The miscalculations and bureaucratic inertia that left the United States vulnerable to Russia’s interference in the 2016 presidential election trace back to decisions made at the end of the Cold War, when senior policymakers assumed Moscow would be a partner and largely pulled the United States out of information warfare. When relations soured, officials dismissed Russia as a “third-rate regional power” that would limit its meddling to the fledgling democracies on its periphery.

Senior U.S. officials didn’t think Russia would dare shift its focus to the United States. “I thought our ground was not as fertile,” said Antony J. Blinken, President Barack Obama’s deputy secretary of state. “We believed that the truth shall set you free, that the truth would prevail. That proved a bit naive.”

The sun sets at the White House on Dec. 19. (Jabin Botsford/The Washington Post)

With the 2018 elections fast approaching, the debate over how to deal with Russia continues. Many in the Trump White House, including the president, play down the effects of Russian interference and complain that the U.S. intelligence report on the 2016 election has been weaponized by Democrats seeking to undermine Trump.

“If it changed one electoral vote, you tell me,” said a senior Trump administration official, who, like others, requested anonymity to speak frankly. “The Russians didn’t tell Hillary Clinton not to campaign in Wisconsin. Tell me how many votes the Russians changed in Macomb County [in Michigan]. The president is right. The Democrats are using the report to delegitimize the presidency.”

Other senior officials in the White House, the intelligence community and the Pentagon have little doubt that the Russians remain focused on meddling in U.S. politics.

“We should have every expectation that what we witnessed last year is not a one-shot deal,” said Douglas E. Lute, the former U.S. ambassador to NATO. “The Russians are onto something. They found a weakness, and they will be back in 2018 and 2020 with a more sophisticated and targeted approach.”

Digital blitz

The United States and the Soviet Union engaged in an all-out information battle during the Cold War. But the Soviet Union collapsed in 1991, and the Bill Clinton administration and Congress in 1999 shuttered America’s preeminent global information agency.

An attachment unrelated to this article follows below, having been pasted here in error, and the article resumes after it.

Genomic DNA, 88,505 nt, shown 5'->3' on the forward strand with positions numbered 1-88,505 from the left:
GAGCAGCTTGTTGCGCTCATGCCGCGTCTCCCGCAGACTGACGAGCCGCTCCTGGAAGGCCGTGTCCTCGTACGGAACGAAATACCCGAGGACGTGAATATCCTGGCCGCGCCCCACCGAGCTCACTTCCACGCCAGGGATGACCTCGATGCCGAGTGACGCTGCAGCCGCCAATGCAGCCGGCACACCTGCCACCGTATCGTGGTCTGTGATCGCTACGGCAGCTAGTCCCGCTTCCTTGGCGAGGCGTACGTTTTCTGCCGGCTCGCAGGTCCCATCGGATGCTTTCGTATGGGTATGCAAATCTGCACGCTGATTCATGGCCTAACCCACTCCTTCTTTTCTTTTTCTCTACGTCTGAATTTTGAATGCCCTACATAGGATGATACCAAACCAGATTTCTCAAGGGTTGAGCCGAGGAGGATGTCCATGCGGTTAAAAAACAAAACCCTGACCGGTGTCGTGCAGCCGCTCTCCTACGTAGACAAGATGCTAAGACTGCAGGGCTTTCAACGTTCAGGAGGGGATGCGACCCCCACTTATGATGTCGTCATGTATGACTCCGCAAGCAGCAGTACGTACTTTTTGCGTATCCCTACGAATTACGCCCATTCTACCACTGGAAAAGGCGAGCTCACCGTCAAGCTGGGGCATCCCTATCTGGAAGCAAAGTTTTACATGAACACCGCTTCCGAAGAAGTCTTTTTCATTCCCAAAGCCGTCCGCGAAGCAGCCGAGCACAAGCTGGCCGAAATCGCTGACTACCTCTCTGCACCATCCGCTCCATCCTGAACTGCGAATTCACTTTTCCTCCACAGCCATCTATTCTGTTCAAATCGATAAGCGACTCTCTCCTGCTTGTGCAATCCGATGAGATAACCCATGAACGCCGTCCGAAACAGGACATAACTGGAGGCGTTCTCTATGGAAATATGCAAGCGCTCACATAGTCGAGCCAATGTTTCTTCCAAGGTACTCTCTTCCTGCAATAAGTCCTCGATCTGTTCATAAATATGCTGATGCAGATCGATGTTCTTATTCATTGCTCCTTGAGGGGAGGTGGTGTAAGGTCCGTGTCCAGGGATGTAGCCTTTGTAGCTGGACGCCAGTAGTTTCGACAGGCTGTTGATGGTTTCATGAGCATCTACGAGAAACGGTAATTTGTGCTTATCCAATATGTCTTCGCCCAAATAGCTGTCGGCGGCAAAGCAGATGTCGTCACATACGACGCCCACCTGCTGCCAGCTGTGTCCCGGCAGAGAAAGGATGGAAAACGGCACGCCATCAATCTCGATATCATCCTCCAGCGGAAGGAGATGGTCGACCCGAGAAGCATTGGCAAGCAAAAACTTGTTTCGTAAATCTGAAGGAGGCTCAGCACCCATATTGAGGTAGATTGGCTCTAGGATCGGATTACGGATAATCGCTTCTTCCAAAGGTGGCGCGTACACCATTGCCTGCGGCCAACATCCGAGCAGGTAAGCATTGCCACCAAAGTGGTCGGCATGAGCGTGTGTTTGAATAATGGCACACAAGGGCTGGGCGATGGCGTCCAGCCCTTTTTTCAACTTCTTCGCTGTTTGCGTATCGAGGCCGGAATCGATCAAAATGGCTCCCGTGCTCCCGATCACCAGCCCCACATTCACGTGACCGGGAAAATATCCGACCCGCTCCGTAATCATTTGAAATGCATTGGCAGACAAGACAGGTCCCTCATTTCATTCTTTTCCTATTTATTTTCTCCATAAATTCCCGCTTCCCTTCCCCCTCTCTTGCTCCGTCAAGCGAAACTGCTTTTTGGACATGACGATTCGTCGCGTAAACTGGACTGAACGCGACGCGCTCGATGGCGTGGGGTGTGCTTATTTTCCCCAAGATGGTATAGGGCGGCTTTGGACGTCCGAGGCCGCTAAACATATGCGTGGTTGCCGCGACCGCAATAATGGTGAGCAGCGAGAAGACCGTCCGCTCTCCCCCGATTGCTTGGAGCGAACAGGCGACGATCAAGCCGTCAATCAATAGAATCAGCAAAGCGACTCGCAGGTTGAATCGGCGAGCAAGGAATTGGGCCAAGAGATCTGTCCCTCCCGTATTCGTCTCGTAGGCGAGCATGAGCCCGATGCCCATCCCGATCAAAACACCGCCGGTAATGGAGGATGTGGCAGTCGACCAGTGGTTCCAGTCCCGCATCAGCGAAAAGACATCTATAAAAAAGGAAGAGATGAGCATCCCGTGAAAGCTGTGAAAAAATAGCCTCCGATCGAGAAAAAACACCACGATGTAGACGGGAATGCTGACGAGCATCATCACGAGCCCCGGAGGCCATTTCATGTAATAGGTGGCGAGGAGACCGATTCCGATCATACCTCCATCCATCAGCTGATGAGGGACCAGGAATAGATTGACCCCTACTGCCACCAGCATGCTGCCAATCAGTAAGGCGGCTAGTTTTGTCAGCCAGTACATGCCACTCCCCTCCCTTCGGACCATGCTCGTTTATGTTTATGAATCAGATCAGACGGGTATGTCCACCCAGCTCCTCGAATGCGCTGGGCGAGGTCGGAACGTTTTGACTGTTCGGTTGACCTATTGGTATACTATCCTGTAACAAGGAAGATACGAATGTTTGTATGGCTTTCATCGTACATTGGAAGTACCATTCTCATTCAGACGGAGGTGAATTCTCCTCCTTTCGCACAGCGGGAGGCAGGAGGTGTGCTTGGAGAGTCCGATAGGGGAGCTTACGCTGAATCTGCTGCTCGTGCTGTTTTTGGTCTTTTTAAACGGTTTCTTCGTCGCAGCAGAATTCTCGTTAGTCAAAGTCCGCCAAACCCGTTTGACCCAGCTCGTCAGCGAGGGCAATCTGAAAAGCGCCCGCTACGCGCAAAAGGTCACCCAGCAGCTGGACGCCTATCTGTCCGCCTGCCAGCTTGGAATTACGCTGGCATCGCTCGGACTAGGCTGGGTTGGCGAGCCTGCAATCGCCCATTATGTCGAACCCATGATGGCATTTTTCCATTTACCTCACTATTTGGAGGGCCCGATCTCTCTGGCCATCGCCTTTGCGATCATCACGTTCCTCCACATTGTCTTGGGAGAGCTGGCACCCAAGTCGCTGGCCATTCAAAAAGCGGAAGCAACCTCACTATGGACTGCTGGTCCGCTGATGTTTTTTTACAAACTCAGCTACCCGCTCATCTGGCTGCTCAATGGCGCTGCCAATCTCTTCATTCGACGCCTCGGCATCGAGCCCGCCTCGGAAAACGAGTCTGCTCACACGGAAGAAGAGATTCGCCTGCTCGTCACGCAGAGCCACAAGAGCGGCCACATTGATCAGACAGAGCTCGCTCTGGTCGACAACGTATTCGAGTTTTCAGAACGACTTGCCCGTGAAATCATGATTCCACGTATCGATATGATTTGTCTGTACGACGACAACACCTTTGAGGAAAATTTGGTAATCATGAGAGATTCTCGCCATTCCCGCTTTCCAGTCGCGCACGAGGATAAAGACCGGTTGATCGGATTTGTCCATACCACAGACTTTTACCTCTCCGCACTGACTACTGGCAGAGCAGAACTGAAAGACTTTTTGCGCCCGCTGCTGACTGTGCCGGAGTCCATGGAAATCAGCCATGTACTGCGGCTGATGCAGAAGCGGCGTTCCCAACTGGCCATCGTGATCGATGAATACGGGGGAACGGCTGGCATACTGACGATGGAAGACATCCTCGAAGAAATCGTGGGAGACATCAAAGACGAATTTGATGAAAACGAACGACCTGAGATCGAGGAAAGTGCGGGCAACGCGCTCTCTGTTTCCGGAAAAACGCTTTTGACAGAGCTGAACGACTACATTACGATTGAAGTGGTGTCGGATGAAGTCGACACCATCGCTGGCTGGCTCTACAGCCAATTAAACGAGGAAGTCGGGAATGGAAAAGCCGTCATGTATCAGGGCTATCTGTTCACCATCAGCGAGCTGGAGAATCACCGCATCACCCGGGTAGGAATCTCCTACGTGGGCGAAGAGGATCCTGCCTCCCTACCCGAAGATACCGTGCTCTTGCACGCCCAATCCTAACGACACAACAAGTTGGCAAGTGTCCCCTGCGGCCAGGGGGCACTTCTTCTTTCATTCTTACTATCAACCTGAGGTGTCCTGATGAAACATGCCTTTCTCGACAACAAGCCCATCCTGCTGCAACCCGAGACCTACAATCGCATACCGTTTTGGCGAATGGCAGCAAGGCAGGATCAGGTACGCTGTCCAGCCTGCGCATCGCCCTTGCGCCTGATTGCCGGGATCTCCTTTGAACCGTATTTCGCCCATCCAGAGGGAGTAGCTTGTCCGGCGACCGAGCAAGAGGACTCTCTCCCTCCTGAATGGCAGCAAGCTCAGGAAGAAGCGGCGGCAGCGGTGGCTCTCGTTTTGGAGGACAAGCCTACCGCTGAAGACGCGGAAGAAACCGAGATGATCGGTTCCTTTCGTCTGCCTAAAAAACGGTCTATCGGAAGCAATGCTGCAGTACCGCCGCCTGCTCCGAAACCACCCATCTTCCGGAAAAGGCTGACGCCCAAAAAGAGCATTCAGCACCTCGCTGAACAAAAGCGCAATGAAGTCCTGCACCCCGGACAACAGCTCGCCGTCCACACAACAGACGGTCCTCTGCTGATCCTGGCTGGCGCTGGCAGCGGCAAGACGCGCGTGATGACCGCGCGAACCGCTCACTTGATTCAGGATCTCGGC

“They thought it was all over and that we’d won the propaganda war,” said Joseph D. Duffey, the last director of the U.S. Information Agency, which was charged with influencing foreign populations.

When President Vladimir Putin came to power, Russia began searching for ways to make up for its diminished military. Officials seized on influence campaigns and cyberwarfare as equalizers. Both were cheap, easy to deploy and hard for an open and networked society such as the United States to defend against.

Early warning signs of the growing Russian disinformation threat included the 2005 launch of RT, the Kremlin-funded TV network, and the 2007 cyberattacks that overwhelmed Estonia’s banks, government ministries and newspapers. A year later, the Kremlin launched a digital blitz that temporarily shut down Georgia’s broadcasters and defaced the website of its president.

Closer to home for Americans, Russian government trolls in 2012 went after a U.S. ambassador for the first time on social media, inundating his Twitter account with threats.

But for U.S. officials, the real wake-up call came in early 2014 when the Russians annexed Crimea and backed separatists in eastern Ukraine. An intercepted Russian military intelligence report dated February 2014 documented how Moscow created fake personas to spread disinformation on social media to buttress its broader military campaign.

The classified Russian intelligence report, obtained by The Washington Post, offered examples of the messages the fake personas spread. “Brigades of westerners are now on their way to rob and kill us,” wrote one operative posing as a Russian-speaking Ukrainian. “Morals have been replaced by thirst for blood and hatred toward anything Russian.”

Officials in the GRU, Russia’s military intelligence branch, drafted the document as part of an effort to convince Kremlin higher-ups of the campaign’s effectiveness. Officials boasted of creating a fake Facebook account they used to send death threats to 14 politicians in southeastern Ukraine.

Five days into the campaign, the GRU said, its fake accounts were garnering 200,000 views a day.

Mixing entertainment, news and propaganda

The Ukraine operation offered the Americans their first glimpse of the power of Russia’s post-Cold War playbook.

In March 2014, Obama paid a visit to NATO headquarters, where he listened as unnerved allies warned him of the growing Russia threat. Aides wanted to give the president options to push back.

President Barack Obama speaks in Brussels after meeting with NATO leaders in March 2014 about, among other things, the threat posed by Russia. (Pablo Martinez Monsivais/AP)

In the White House Situation Room a few weeks later, they pitched him on creating several global channels — in Russian, Mandarin and other languages — that would compete with RT. The proposed American versions would mix entertainment with news programing and pro-Western propaganda.

The president brushed aside the idea as politically impractical.

In the Situation Room that day was Richard Stengel, the undersecretary for public diplomacy at the State Department, who, like Obama, disliked the idea. “There were all these guys in government who had never created one minute of TV content talking about creating a whole network,” said Stengel, the former top editor at Time magazine. “I remember early on telling a friend of mine in TV that people don’t like government content. And he said, ‘No, they don’t like bad content, and government content sucks.’ ”